Canadian Manufacturing

Tentative deal reached in part of XL Foods recall class-action

by John Cotter, The Canadian Press   

Canadian Manufacturing
Regulation Food & Beverage agriculture Alberta justice Manufacturing XL Foods

Settlement is to cover refunds to U.S., Canadian consumers for XL Foods products that were recalled

EDMONTON—Lawyers have brokered a tentative deal to settle part of a class-action lawsuit filed over an E. coli outbreak and the largest meat recall in Canadian history.

The lawsuit is against XL Foods Inc., which operated a meat-packing plant in southern Alberta during the tainted beef recall in 2012.

Rick Mallett, a lawyer for the Edmonton law firm behind the class action, said the settlement is to cover refunds to consumers for products that were recalled.

He said the proposed $1-million settlement, plus other costs, is to go before a judge early next year for approval.


“The parties have reached a settlement on beef refund claims subject to approval of the court,” Mallett said following a hearing in Court of Queen’s Bench.

“It applies to anyone who purchased recalled beef—XL beef—and disposed of it and didn’t get a refund.”

XL Foods recalled more than 1.8 million kilograms of beef in Canada and the United States.

In its statement of defence, the company has denied liability and the allegations contained in the class action.

The plant in Brooks, Alta., was sold to JBS Foods Canada Inc. last year.

In October 2012 Brian Nilsson, one of the chief executives of XL Foods, apologized to people who became ill and was quoted in the media as saying that the company takes full responsibility.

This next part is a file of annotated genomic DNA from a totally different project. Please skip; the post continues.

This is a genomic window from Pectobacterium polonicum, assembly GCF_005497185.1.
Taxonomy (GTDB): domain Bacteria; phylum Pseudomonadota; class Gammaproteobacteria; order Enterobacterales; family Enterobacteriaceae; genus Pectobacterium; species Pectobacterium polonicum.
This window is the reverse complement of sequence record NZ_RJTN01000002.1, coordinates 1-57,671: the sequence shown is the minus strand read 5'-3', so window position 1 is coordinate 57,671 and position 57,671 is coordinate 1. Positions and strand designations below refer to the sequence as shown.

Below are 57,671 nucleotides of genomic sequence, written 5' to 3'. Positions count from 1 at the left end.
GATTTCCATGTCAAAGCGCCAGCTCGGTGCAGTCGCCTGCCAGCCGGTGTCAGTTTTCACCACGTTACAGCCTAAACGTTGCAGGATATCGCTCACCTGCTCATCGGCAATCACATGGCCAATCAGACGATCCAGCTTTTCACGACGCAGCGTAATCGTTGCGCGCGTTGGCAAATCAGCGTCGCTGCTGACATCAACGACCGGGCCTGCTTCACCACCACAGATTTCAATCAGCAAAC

If the court approves the settlement, a public notice will be published in newspapers in Canada and some U.S. states to let people know how to submit claims.

Mallett said the agreement applies to anyone who threw beef away in response to recall notices, even if they can’t identify whether it was XL beef.

During the outbreak, health officials confirmed that 18 people in Canada tested positive for a specific strain of E. coli bacteria linked to meat from the plant.

The proposed deal does not affect the main part of the class-action lawsuit that involves people who claim they became ill.

Mallett said that part of the lawsuit could continue for another 18 to 24 months.

He said the number of people who say they became ill is much higher than the 18 cases documented in reports on the XL Foods recall.

“We have been contacted by, at this point, over 200 people indicating that they suffered illness or injury in various degree of severity,” Mallett said.

At the court hearing, associate chief Justice John Rooke said any public notice about the proposed settlement must make it clear that claims are separate from and would not affect any possible future claims for injury damages.

The statement of claim, which contains allegations not proven in court, says XL Foods knew it had poor quality control and put its profits above the safety of consumers.

Last fall, the court ruled that the Canadian Food Inspection Agency (CFIA) is a third-party defendant in the national class action.

Mallett said the federal food safety watchdog is not part of the proposed settlement on beef refunds, but remains part of the injury lawsuit.

“They remain in terms of the liability issues and any other quantum issues that relate to the bodily injury claims,” he said. “They continue to be a part of the litigation.”


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